Like earthquakes, large explosions send out shockwaves that can be detected on seismographs. Big nuclear bombs make big waves, with clear signatures that make them fairly easy to detect, analyze and confirm that they were caused by splitting atoms. But smaller blasts — as North Korea's appears to have been — are trickier to break down.
The natural sound of the Earth, with its constant seismic activity of tectonic plates grinding together, complicates the task of trying to determine whether a smaller blast was caused by conventional explosives or a nuclear device, said Xavier Clement of France's Atomic Energy Commission.
He likened the problem to trying to "detect the violins or a flute in a symphony orchestra when you are playing the cymbals."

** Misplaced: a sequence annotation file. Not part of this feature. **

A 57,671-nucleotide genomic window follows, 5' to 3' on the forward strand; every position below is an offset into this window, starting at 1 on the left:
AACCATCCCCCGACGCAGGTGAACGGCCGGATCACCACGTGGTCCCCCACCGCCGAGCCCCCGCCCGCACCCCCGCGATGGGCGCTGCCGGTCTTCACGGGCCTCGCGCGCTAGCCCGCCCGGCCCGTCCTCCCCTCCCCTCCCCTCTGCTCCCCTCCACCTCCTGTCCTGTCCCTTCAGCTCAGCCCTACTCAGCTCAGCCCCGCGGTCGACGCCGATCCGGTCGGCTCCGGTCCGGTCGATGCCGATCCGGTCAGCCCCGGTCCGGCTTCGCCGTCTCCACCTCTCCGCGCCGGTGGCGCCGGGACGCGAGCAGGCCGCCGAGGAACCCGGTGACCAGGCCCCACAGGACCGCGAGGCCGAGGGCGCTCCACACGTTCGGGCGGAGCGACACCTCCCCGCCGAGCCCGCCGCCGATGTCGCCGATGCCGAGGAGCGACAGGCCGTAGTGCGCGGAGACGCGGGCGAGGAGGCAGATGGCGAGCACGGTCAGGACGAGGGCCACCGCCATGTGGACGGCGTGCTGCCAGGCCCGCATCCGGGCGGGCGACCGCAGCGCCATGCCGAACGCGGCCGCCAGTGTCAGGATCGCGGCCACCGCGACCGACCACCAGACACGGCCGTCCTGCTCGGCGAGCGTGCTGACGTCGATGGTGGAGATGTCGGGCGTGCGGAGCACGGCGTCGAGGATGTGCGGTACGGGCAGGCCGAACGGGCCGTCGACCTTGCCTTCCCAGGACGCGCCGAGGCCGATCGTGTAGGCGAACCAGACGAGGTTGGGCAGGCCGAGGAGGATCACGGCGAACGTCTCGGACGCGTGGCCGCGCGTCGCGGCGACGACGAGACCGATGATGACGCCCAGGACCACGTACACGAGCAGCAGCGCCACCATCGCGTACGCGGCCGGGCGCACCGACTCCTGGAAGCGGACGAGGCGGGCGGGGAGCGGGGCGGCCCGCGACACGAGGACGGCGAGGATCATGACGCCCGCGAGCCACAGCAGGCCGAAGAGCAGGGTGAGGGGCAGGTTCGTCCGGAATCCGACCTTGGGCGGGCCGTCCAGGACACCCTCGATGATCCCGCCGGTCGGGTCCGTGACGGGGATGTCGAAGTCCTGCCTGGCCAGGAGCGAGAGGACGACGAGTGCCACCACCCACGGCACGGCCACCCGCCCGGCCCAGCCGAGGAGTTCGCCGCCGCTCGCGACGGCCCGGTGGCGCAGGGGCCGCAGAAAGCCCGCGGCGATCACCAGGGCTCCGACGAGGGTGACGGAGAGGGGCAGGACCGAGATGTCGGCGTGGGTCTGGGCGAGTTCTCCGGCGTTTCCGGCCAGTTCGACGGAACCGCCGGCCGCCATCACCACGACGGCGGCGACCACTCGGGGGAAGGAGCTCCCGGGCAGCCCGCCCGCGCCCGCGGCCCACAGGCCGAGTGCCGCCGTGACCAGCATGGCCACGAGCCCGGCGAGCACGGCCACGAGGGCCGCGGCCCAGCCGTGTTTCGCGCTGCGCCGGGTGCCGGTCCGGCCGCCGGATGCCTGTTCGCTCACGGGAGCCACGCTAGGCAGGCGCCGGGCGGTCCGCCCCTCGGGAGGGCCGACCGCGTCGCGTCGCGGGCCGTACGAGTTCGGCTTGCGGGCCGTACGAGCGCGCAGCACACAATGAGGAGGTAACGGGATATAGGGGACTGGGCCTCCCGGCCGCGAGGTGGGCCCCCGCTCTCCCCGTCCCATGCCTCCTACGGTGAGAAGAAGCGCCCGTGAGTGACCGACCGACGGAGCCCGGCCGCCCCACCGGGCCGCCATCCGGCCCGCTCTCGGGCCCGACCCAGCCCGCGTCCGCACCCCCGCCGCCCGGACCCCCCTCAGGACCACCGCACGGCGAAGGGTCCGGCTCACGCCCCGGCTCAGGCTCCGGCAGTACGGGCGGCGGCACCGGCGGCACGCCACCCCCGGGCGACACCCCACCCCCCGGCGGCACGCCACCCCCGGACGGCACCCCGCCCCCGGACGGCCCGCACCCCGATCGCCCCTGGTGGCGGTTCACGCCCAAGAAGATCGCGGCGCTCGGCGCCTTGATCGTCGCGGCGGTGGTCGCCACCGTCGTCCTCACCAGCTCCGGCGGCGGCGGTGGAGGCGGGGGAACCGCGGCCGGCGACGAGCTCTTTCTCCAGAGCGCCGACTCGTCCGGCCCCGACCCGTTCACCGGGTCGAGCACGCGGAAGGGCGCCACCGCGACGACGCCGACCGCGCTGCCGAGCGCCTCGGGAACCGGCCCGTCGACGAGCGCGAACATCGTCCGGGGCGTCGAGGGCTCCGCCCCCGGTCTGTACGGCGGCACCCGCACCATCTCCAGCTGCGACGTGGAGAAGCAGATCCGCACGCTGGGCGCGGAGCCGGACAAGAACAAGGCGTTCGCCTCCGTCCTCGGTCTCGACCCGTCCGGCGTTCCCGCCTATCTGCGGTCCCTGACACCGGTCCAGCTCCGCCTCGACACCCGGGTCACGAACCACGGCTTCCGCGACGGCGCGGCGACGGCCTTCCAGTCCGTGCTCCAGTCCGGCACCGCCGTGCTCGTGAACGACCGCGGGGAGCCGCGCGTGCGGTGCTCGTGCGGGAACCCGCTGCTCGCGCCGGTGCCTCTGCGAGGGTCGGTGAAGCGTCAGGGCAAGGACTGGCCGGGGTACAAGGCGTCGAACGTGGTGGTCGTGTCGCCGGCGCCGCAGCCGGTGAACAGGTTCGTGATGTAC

His agency estimated the North Korean blast at around 1 kiloton or less — equivalent to the explosive force of 1,000 tons of TNT. For a nuclear device, that would be so weak that the French defense minister suggested that "there could have been a failure" with the North Korean reported test.
Tuesday, October 10, 2006
Was it nuclear or just a lot of conventional bombs? Scientists say that it could take days before they can confirm North Korea's claim that it has carried out a nuclear test. From MSNBC:
Posted by I.Z. Reloaded at 3:38 PM
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